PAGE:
January 29, 2014

Check Your Resolutions

Surveys earlier this month indicated that many people make resolutions each year.  Those same surveys indicated that most people didn’t make it very far on those resolutions.   

We typically make resolutions to focus on something we think we should be doing but haven’t done or on things we do that we know are bad for us. Assuming you’ve made some harp resolutions, this is a good time to determine if you’re on track to achieving those resolutions or if you’ve already fallen off the wagon and need to climb back on!   

Here are four ways to keep yourself moving forward to successfully achieve your resolutions for 2014:
  1.  Make sure you really want it– sometimes we set a resolution that we think we should set, rather than one we actually want.   For example, we think we should practice for two hours every day, but we don’t really want to. Be clear on what you want and work toward that.  If you really only want to practice for half an hour a day, a better resolution would be to structure your practice and really get benefit from those thirty minutes.
  2. Identify what has gotten in your way and how you’re going to get around it – if your resolution is to practice every day but you’re not making it, examine why – what is getting in your way?  Once you know what is blocking you (you don’t really want to, you have to move your harp to play it, you haven’t scheduled the time) you can devise a strategy to stay on track.
  3. Catch yourself doing good – set up a reward schedule for making progress on your resolution.  Make sure it is a good reward!
  4. Verify that it was a good resolution to begin with – sometimes we set resolutions that really aren’t good (something we just can’t achieve or a resolution that you don’t really want)…change it!  Resolutions are not set in stone and you can set a new one that is a better fit at any time.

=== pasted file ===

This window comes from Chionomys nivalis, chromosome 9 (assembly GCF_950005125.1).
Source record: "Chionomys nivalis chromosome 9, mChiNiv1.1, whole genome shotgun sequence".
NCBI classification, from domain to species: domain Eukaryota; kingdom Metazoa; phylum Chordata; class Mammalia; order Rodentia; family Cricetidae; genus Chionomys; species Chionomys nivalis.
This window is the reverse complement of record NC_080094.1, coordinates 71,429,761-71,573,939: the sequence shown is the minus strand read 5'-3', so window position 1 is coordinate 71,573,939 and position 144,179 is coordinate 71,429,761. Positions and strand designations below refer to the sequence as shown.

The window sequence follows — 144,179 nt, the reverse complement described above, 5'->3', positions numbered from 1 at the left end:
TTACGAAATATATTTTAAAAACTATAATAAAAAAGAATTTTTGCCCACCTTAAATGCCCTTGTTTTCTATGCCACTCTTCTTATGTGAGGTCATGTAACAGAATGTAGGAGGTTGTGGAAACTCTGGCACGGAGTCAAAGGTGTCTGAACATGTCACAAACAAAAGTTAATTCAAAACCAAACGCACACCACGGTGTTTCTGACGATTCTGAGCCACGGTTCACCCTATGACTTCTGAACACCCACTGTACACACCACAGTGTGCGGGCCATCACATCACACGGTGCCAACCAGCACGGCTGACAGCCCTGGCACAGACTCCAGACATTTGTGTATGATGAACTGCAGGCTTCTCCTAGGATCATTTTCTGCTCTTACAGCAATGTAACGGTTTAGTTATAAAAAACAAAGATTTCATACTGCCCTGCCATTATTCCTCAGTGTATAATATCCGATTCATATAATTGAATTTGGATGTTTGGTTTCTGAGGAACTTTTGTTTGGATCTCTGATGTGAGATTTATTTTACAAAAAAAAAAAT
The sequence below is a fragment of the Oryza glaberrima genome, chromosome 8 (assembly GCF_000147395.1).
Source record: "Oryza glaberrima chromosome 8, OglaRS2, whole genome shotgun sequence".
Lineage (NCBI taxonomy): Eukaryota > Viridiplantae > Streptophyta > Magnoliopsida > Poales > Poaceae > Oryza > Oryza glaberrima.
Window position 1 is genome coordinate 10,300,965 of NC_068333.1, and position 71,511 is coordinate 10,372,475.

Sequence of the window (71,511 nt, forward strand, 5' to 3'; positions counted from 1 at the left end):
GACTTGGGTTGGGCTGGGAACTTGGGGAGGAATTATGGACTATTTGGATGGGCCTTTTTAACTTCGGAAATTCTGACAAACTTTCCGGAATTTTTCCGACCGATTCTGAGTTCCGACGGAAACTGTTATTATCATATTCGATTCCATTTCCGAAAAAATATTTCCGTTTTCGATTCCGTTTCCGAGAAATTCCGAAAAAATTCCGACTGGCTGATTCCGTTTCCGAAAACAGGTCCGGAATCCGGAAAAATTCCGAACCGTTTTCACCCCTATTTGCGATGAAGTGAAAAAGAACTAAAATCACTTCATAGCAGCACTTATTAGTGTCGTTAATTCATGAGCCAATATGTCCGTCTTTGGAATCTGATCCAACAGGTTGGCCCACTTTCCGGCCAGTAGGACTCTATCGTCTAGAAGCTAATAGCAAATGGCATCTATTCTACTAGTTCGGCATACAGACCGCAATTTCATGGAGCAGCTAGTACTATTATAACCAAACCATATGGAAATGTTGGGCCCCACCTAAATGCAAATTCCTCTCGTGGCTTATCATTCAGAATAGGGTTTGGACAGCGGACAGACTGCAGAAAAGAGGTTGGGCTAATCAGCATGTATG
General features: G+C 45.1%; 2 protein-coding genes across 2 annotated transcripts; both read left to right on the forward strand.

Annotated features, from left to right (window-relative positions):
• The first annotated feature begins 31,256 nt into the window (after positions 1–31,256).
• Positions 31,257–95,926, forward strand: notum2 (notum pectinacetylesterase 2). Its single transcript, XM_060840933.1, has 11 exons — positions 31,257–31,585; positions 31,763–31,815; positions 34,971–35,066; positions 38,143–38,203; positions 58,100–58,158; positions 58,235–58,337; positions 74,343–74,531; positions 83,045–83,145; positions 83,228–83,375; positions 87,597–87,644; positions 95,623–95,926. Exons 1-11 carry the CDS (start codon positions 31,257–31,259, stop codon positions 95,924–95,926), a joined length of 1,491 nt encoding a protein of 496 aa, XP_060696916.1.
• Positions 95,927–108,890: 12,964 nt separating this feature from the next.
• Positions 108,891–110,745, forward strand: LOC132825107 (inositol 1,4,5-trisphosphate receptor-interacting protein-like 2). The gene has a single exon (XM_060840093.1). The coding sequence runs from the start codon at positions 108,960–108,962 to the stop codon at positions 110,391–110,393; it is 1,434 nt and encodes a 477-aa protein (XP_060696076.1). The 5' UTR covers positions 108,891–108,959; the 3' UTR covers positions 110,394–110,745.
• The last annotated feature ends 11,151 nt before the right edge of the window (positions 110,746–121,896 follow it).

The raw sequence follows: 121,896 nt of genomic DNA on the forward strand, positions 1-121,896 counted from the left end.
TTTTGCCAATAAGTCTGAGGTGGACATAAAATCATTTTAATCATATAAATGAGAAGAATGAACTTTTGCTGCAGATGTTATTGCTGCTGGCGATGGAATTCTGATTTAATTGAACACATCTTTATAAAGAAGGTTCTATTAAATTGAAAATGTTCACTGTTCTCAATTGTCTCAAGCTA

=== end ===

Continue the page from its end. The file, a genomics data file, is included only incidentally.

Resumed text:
Remember that you set a resolution to make you better, not to punish yourself!  Do what you can to help you make your resolutions successful and you’ll have a real feeling of accomplishment.

January 22, 2014

Step out there

Stage fright has an incredible power over people. There are well known, well loved performers who famously suffer from stage fright.  The problem with suffering with stage fright is that it cuts you off from opportunities - and most of us don't like to have good opportunities disappear.  However, being afraid to get in front of a group and perform can significantly impact your harp life.  After all, why do we play if not to share our gifts with others? 

So how do you get to a point that you can perform for other people when you are terrified?  It is easy for others to tell you to get over it or to tell you that you need to focus outside yourself and share.  But if all that goes right out of your head when you're about to set foot on stage, here are a few things to bring into your practice to help you be feel more easy and lower your stage fright.

  1. Practice the material!  Be sure that you know all the tunes you want to play in your program. 
  2. Record your self – at first you’ll be self-conscious…but keep at it – you’ll hear all kinds of things you don’t hear while you’re playing (both good and bad)…use this to build your practice, your program…and your confidence. 
  3. Practice improvisation – most stage fright comes from the fear that you’ll forget what you were going to play and will be left standing on the stage like a doofus.  The sure way around this is to practice improvisation to get you out of scrapes and to fill time while you think (I am not kidding). 
  4. Build up - first play for your cat, then your immediate family, then add your best friend, other friends, etc.  Work your way up to a room full of strangers. 
  5. Connect with your audience – it is one thing to be told that they want you to succeed.  But if you look up, look at them, connect verbally and nonverbally, you’ll finally believe it - you'll see it in their faces.  They know they can’t do what you’re about to do…and they will be amazed!